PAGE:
(Redirected from Amyotonia congenita)
|Other names||Floppy baby syndrome|
|An infant with botulism; |
despite not being asleep or sedated, he cannot open his eyes or move;
he also has a weak cry.
Hypotonia, often referred to as floppy baby syndrome, is characterized by diminished muscle tone, which is the inherent resistance of muscles to passive stretching. It is crucial to distinguish between muscle tone and muscle strength, as the latter pertains to the capability of muscles to exert force actively. Though hypotonia manifests as a symptom, it is not an isolated medical disorder. Instead, it can signify various underlying diseases or conditions affecting either the motor nerve control from the brain or the muscle strength itself.
1 Signs and symptoms
1.1 Floppy baby syndrome
Infants with hypotonia may appear limp at birth, resembling a "rag doll". They may rest with their elbows and knees loosely extended, as opposed to the typical flexed position. The baby might also display difficulties with feeding, due to the associated muscle weaknesses.
1.2 Developmental delay
Hypotonia may hinder an infant's motor development milestones such as holding the head up, sitting without support, and walking. The delay is due to the diminished muscle strength associated with hypotonia.
1.3 Muscle tone vs. muscle strength
Muscle tone refers to the tension present in a muscle when it is passively stretched. In contrast, muscle strength refers to the active force a muscle produces when it contracts. Hypotonia is identified by a lack of resistance to passive stretching, whereas muscle weakness is recognized by impaired active movement.
Hypotonia may arise from various underlying causes, either from the central nervous system or the peripheral structures, including the spinal cord, peripheral nerves, and skeletal muscles.
Some conditions known to cause hypotonia include:
Congenital – i.e. disease a person is born with (including genetic disorders presenting within 6 months)
- Genetic disorders are the most common cause
- 22q13 deletion syndrome a.k.a. Phelan–McDermid syndrome
- 3-Methylcrotonyl-CoA carboxylase deficiency
- Aicardi syndrome
- Autism spectrum disorders
- Canavan disease
- Centronuclear myopathy (including myotubular myopathy)
- Central core disease
- CHARGE syndrome
- Cohen syndrome
- Costello syndrome
- Dejerine–Sottas disease (HMSN Type III)
- Down syndrome a.k.a. trisomy 21 — most common
- Ehlers–Danlos syndrome
- Familial dysautonomia (Riley–Day syndrome)
- FG syndrome
- Fragile X syndrome
- Griscelli syndrome Type 1 (Elejalde syndrome)
- Disorder Growth Hormone Disorder Pituitary Dwarfism
- Holocarboxylase synthetase deficiency / Multiple carboxylase deficiency
- Krabbe disease
- Leigh's disease
- Lesch–Nyhan syndrome
- Marfan's syndrome
- Menkes syndrome
- Methylmalonic acidemia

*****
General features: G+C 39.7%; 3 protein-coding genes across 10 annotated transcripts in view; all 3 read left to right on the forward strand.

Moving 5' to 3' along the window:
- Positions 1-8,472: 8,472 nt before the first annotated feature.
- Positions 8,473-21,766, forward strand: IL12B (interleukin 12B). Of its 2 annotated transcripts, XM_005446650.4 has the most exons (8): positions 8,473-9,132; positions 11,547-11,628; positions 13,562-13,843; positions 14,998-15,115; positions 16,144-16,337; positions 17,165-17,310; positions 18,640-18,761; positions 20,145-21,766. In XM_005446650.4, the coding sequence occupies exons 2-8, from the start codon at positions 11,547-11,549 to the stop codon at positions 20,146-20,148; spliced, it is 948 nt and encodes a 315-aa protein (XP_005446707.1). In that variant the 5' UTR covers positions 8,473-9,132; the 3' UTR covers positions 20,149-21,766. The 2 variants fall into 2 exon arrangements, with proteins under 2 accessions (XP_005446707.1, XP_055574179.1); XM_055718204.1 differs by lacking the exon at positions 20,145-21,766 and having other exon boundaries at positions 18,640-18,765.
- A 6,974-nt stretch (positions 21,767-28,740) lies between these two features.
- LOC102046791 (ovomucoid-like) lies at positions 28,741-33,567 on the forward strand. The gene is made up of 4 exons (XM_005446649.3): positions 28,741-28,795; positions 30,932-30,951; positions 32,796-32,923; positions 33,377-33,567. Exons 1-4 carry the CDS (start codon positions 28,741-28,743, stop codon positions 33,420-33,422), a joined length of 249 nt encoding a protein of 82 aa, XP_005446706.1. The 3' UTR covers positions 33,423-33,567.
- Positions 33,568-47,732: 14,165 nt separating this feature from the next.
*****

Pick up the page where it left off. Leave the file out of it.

- Myotonic dystrophy
- Niemann–Pick disease
- Nonketotic hyperglycinemia (NKH) or Glycine encephalopathy (GCE)
- Noonan syndrome
- Patau syndrome a.k.a. trisomy 13
- Prader–Willi syndrome
- Rett syndrome
- Septo-optic dysplasia (de Morsier syndrome)
- Snyder–Robinson syndrome (SRS)
- Spinal muscular atrophy (SMA)
- Succinic semialdehyde dehydrogenase deficiency (SSADH)
- Tay–Sachs disease
- Werdnig–Hoffmann syndrome – Spinal muscular atrophy with congenital degeneration of anterior horns of spinal cord. Autosomal recessive
- Wiedemann–Steiner syndrome
- Williams syndrome
- Zellweger syndrome a.k.a. cerebrohepatorenal syndrome
- Developmental disability
Acquired – i.e. onset occurs after birth
- Autoimmunity disorders
- Metabolic disorder
Early detection of hypotonia is generally straightforward, especially in infancy. However, pinpointing the root cause can be intricate and sometimes remains undetermined.
- Central Hypotonia: Originates from issues within the central nervous system.
- Peripheral Hypotonia: Associated with complications within the spinal cord, peripheral nerves, or skeletal muscles.
On a clinical examination, there is noticeable reduced resistance to passive movements. The muscles might feel unusually soft to touch. Additionally, diminished deep tendon reflexes might be present.
Treatment and Management
The primary management for hypotonia stemming from idiopathic or neurologic causes includes:
- Physical Therapy: To improve muscle strength and coordination.
- Occupational Therapy: Aims to enhance fine motor skills and daily living activities.
- Music Therapy: Can stimulate muscle movement and coordination through rhythm and melodies.
Early intervention is paramount, as it can significantly improve the prognosis and quality of life for those with hypotonia.
Hypotonia is associated with disruptions in the input from stretch receptors or potential abnormalities in the cerebellum's facilitatory influence on the fusimotor system. This system is responsible for controlling muscle spindle sensitivity. While the condition may pose challenges, with timely diagnosis, intervention, and appropriate therapies, individuals with hypotonia can lead productive lives.
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Contributors: Prab R. Tumpati, MD